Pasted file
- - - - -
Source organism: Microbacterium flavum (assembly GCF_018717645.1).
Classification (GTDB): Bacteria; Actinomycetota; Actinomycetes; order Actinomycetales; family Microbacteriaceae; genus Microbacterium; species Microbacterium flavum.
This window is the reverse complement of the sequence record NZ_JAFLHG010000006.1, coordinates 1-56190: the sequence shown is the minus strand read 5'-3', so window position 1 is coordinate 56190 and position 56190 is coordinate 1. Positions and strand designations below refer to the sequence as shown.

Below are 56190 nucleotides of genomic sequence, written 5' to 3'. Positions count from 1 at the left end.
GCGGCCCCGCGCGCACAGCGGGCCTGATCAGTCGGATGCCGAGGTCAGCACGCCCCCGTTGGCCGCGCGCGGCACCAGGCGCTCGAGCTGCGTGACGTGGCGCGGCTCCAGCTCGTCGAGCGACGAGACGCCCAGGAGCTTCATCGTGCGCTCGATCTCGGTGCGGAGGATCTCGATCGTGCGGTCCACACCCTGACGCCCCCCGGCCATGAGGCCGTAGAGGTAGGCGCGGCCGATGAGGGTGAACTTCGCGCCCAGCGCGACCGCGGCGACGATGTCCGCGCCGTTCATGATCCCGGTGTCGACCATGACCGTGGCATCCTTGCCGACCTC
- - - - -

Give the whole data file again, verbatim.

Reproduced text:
Source organism: Microbacterium flavum (assembly GCF_018717645.1).
Classification (GTDB): Bacteria; Actinomycetota; Actinomycetes; order Actinomycetales; family Microbacteriaceae; genus Microbacterium; species Microbacterium flavum.
This window is the reverse complement of the sequence record NZ_JAFLHG010000006.1, coordinates 1-56190: the sequence shown is the minus strand read 5'-3', so window position 1 is coordinate 56190 and position 56190 is coordinate 1. Positions and strand designations below refer to the sequence as shown.

Below are 56190 nucleotides of genomic sequence, written 5' to 3'. Positions count from 1 at the left end.
GCGGCCCCGCGCGCACAGCGGGCCTGATCAGTCGGATGCCGAGGTCAGCACGCCCCCGTTGGCCGCGCGCGGCACCAGGCGCTCGAGCTGCGTGACGTGGCGCGGCTCCAGCTCGTCGAGCGACGAGACGCCCAGGAGCTTCATCGTGCGCTCGATCTCGGTGCGGAGGATCTCGATCGTGCGGTCCACACCCTGACGCCCCCCGGCCATGAGGCCGTAGAGGTAGGCGCGGCCGATGAGGGTGAACTTCGCGCCCAGCGCGACCGCGGCGACGATGTCCGCGCCGTTCATGATCCCGGTGTCGACCATGACCGTGGCATCCTTGCCGACCTC